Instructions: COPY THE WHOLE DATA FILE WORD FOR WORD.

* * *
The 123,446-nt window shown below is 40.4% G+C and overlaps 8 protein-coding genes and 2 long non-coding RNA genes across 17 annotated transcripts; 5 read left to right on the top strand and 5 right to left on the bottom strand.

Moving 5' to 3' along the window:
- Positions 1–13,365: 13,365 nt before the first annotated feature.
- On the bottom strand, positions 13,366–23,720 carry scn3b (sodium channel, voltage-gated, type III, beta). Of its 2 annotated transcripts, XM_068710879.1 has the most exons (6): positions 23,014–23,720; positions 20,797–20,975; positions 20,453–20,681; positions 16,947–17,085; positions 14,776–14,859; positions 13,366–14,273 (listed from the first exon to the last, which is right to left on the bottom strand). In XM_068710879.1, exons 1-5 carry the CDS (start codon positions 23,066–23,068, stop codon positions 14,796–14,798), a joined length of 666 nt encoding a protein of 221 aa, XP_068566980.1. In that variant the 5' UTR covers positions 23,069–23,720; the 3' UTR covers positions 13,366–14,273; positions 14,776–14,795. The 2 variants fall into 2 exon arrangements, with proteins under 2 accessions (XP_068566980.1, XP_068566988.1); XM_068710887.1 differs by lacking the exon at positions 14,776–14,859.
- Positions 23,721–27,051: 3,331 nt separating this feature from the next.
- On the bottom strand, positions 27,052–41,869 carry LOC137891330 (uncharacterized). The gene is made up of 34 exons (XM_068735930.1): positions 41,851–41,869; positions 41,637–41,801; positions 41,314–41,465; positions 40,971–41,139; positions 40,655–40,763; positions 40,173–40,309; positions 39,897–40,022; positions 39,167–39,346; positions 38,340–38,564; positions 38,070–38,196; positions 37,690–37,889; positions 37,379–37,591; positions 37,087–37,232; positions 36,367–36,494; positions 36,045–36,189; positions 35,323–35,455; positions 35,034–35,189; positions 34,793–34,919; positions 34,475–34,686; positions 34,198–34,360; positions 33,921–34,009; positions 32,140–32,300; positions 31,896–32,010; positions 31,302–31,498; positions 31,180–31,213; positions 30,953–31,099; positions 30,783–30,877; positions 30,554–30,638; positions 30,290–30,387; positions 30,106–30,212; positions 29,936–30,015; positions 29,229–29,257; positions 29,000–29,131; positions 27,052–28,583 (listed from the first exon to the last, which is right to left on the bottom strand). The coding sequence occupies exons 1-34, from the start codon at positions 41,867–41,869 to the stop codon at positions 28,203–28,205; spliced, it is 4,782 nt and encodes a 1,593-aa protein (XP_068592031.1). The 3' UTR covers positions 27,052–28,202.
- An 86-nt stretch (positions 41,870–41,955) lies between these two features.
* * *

The 123,446-nt window shown below is 40.4% G+C and overlaps 8 protein-coding genes and 2 long non-coding RNA genes across 17 annotated transcripts; 5 read left to right on the top strand and 5 right to left on the bottom strand.

Moving 5' to 3' along the window:
- Positions 1–13,365: 13,365 nt before the first annotated feature.
- On the bottom strand, positions 13,366–23,720 carry scn3b (sodium channel, voltage-gated, type III, beta). Of its 2 annotated transcripts, XM_068710879.1 has the most exons (6): positions 23,014–23,720; positions 20,797–20,975; positions 20,453–20,681; positions 16,947–17,085; positions 14,776–14,859; positions 13,366–14,273 (listed from the first exon to the last, which is right to left on the bottom strand). In XM_068710879.1, exons 1-5 carry the CDS (start codon positions 23,066–23,068, stop codon positions 14,796–14,798), a joined length of 666 nt encoding a protein of 221 aa, XP_068566980.1. In that variant the 5' UTR covers positions 23,069–23,720; the 3' UTR covers positions 13,366–14,273; positions 14,776–14,795. The 2 variants fall into 2 exon arrangements, with proteins under 2 accessions (XP_068566980.1, XP_068566988.1); XM_068710887.1 differs by lacking the exon at positions 14,776–14,859.
- Positions 23,721–27,051: 3,331 nt separating this feature from the next.
- On the bottom strand, positions 27,052–41,869 carry LOC137891330 (uncharacterized). The gene is made up of 34 exons (XM_068735930.1): positions 41,851–41,869; positions 41,637–41,801; positions 41,314–41,465; positions 40,971–41,139; positions 40,655–40,763; positions 40,173–40,309; positions 39,897–40,022; positions 39,167–39,346; positions 38,340–38,564; positions 38,070–38,196; positions 37,690–37,889; positions 37,379–37,591; positions 37,087–37,232; positions 36,367–36,494; positions 36,045–36,189; positions 35,323–35,455; positions 35,034–35,189; positions 34,793–34,919; positions 34,475–34,686; positions 34,198–34,360; positions 33,921–34,009; positions 32,140–32,300; positions 31,896–32,010; positions 31,302–31,498; positions 31,180–31,213; positions 30,953–31,099; positions 30,783–30,877; positions 30,554–30,638; positions 30,290–30,387; positions 30,106–30,212; positions 29,936–30,015; positions 29,229–29,257; positions 29,000–29,131; positions 27,052–28,583 (listed from the first exon to the last, which is right to left on the bottom strand). The coding sequence occupies exons 1-34, from the start codon at positions 41,867–41,869 to the stop codon at positions 28,203–28,205; spliced, it is 4,782 nt and encodes a 1,593-aa protein (XP_068592031.1). The 3' UTR covers positions 27,052–28,202.
- An 86-nt stretch (positions 41,870–41,955) lies between these two features.